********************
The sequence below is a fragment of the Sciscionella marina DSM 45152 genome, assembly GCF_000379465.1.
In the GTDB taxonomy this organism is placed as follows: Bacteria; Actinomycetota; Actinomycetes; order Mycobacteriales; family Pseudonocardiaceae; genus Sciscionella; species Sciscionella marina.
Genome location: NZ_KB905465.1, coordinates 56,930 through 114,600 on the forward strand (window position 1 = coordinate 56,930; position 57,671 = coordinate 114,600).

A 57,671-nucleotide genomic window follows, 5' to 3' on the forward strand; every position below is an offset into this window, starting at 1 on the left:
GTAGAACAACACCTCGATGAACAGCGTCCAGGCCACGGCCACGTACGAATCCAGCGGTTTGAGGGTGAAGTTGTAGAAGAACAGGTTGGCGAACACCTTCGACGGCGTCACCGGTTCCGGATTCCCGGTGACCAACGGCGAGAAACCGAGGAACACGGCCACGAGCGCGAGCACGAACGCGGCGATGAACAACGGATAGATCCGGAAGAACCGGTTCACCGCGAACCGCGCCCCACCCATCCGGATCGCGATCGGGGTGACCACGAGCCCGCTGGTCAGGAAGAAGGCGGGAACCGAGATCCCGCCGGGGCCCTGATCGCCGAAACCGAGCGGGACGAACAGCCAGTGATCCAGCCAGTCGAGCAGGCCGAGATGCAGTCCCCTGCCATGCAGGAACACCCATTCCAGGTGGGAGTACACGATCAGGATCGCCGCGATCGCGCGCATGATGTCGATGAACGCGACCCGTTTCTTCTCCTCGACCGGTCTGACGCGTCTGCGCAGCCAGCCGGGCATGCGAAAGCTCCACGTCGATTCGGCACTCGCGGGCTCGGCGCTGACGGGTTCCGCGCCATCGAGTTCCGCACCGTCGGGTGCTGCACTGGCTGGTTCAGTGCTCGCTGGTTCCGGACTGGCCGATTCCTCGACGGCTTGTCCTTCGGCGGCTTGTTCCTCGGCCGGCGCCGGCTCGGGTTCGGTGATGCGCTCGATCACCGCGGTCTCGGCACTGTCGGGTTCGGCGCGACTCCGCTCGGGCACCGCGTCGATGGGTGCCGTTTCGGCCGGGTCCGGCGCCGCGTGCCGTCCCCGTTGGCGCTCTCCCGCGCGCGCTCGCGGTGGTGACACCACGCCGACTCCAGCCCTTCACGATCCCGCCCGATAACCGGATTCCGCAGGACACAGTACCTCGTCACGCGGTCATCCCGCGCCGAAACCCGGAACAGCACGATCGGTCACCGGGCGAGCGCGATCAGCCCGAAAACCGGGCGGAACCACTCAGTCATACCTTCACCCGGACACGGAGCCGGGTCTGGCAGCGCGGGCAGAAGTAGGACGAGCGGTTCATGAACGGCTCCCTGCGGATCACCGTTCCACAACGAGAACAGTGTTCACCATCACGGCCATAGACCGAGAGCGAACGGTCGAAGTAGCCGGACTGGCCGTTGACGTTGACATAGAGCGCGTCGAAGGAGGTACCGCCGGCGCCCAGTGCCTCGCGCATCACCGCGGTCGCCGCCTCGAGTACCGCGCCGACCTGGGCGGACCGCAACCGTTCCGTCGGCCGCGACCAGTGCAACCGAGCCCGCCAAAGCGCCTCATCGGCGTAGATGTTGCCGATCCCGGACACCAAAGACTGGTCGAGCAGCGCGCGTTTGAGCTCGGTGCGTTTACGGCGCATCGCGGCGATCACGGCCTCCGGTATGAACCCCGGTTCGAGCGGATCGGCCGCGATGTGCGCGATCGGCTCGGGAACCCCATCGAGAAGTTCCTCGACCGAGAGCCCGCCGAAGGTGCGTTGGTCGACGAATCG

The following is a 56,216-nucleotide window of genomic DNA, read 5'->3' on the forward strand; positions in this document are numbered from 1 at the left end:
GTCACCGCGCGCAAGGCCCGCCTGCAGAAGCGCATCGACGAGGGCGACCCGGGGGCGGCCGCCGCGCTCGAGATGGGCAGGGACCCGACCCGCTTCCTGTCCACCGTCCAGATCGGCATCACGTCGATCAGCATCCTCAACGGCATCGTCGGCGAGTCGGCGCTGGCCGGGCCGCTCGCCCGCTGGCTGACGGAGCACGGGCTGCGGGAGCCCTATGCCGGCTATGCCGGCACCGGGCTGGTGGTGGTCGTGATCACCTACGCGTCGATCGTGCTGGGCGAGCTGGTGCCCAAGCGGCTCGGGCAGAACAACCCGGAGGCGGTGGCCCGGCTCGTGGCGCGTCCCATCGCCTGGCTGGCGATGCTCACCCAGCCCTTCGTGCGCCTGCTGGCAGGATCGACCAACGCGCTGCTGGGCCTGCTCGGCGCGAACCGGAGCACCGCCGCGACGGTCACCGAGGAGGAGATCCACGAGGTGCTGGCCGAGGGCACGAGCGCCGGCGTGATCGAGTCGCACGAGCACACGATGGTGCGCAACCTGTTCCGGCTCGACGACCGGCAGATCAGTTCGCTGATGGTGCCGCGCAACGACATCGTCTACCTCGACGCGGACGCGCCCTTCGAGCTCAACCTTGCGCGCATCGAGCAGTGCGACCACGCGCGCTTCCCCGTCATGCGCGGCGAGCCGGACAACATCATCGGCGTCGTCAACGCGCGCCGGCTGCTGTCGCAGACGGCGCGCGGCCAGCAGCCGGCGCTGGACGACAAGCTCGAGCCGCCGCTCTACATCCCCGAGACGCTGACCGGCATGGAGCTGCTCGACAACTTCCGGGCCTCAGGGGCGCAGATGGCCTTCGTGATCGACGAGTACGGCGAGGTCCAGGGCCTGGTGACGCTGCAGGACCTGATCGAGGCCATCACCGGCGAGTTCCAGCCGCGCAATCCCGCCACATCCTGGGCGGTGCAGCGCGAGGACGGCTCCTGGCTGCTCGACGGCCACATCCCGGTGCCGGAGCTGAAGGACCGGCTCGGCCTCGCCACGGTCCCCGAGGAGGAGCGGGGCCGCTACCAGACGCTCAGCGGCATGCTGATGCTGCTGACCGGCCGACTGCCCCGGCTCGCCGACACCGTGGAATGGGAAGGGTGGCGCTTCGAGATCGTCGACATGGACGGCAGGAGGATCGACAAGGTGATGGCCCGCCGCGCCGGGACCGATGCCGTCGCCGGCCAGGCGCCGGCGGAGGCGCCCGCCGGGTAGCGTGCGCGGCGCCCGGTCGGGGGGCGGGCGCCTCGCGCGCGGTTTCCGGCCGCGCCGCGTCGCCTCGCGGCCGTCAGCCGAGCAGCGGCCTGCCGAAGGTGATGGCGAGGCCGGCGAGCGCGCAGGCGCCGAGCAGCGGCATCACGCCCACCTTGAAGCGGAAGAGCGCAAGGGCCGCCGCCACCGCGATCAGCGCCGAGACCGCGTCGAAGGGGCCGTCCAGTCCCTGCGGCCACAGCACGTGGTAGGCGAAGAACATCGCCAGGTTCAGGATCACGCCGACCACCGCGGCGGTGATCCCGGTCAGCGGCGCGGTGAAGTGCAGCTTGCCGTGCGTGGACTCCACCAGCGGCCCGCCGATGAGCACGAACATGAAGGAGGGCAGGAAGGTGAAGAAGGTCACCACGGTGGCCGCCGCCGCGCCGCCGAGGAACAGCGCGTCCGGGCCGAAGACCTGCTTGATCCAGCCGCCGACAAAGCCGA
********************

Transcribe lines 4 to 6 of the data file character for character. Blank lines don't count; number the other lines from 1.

A 57,671-nucleotide genomic window follows, 5' to 3' on the forward strand; every position below is an offset into this window, starting at 1 on the left:
GTAGAACAACACCTCGATGAACAGCGTCCAGGCCACGGCCACGTACGAATCCAGCGGTTTGAGGGTGAAGTTGTAGAAGAACAGGTTGGCGAACACCTTCGACGGCGTCACCGGTTCCGGATTCCCGGTGACCAACGGCGAGAAACCGAGGAACACGGCCACGAGCGCGAGCACGAACGCGGCGATGAACAACGGATAGATCCGGAAGAACCGGTTCACCGCGAACCGCGCCCCACCCATCCGGATCGCGATCGGGGTGACCACGAGCCCGCTGGTCAGGAAGAAGGCGGGAACCGAGATCCCGCCGGGGCCCTGATCGCCGAAACCGAGCGGGACGAACAGCCAGTGATCCAGCCAGTCGAGCAGGCCGAGATGCAGTCCCCTGCCATGCAGGAACACCCATTCCAGGTGGGAGTACACGATCAGGATCGCCGCGATCGCGCGCATGATGTCGATGAACGCGACCCGTTTCTTCTCCTCGACCGGTCTGACGCGTCTGCGCAGCCAGCCGGGCATGCGAAAGCTCCACGTCGATTCGGCACTCGCGGGCTCGGCGCTGACGGGTTCCGCGCCATCGAGTTCCGCACCGTCGGGTGCTGCACTGGCTGGTTCAGTGCTCGCTGGTTCCGGACTGGCCGATTCCTCGACGGCTTGTCCTTCGGCGGCTTGTTCCTCGGCCGGCGCCGGCTCGGGTTCGGTGATGCGCTCGATCACCGCGGTCTCGGCACTGTCGGGTTCGGCGCGACTCCGCTCGGGCACCGCGTCGATGGGTGCCGTTTCGGCCGGGTCCGGCGCCGCGTGCCGTCCCCGTTGGCGCTCTCCCGCGCGCGCTCGCGGTGGTGACACCACGCCGACTCCAGCCCTTCACGATCCCGCCCGATAACCGGATTCCGCAGGACACAGTACCTCGTCACGCGGTCATCCCGCGCCGAAACCCGGAACAGCACGATCGGTCACCGGGCGAGCGCGATCAGCCCGAAAACCGGGCGGAACCACTCAGTCATACCTTCACCCGGACACGGAGCCGGGTCTGGCAGCGCGGGCAGAAGTAGGACGAGCGGTTCATGAACGGCTCCCTGCGGATCACCGTTCCACAACGAGAACAGTGTTCACCATCACGGCCATAGACCGAGAGCGAACGGTCGAAGTAGCCGGACTGGCCGTTGACGTTGACATAGAGCGCGTCGAAGGAGGTACCGCCGGCGCCCAGTGCCTCGCGCATCACCGCGGTCGCCGCCTCGAGTACCGCGCCGACCTGGGCGGACCGCAACCGTTCCGTCGGCCGCGACCAGTGCAACCGAGCCCGCCAAAGCGCCTCATCGGCGTAGATGTTGCCGATCCCGGACACCAAAGACTGGTCGAGCAGCGCGCGTTTGAGCTCGGTGCGTTTACGGCGCATCGCGGCGATCACGGCCTCCGGTATGAACCCCGGTTCGAGCGGATCGGCCGCGATGTGCGCGATCGGCTCGGGAACCCCATCGAGAAGTTCCTCGACCGAGAGCCCGCCGAAGGTGCGTTGGTCGACGAATCG

The following is a 56,216-nucleotide window of genomic DNA, read 5'->3' on the forward strand; positions in this document are numbered from 1 at the left end: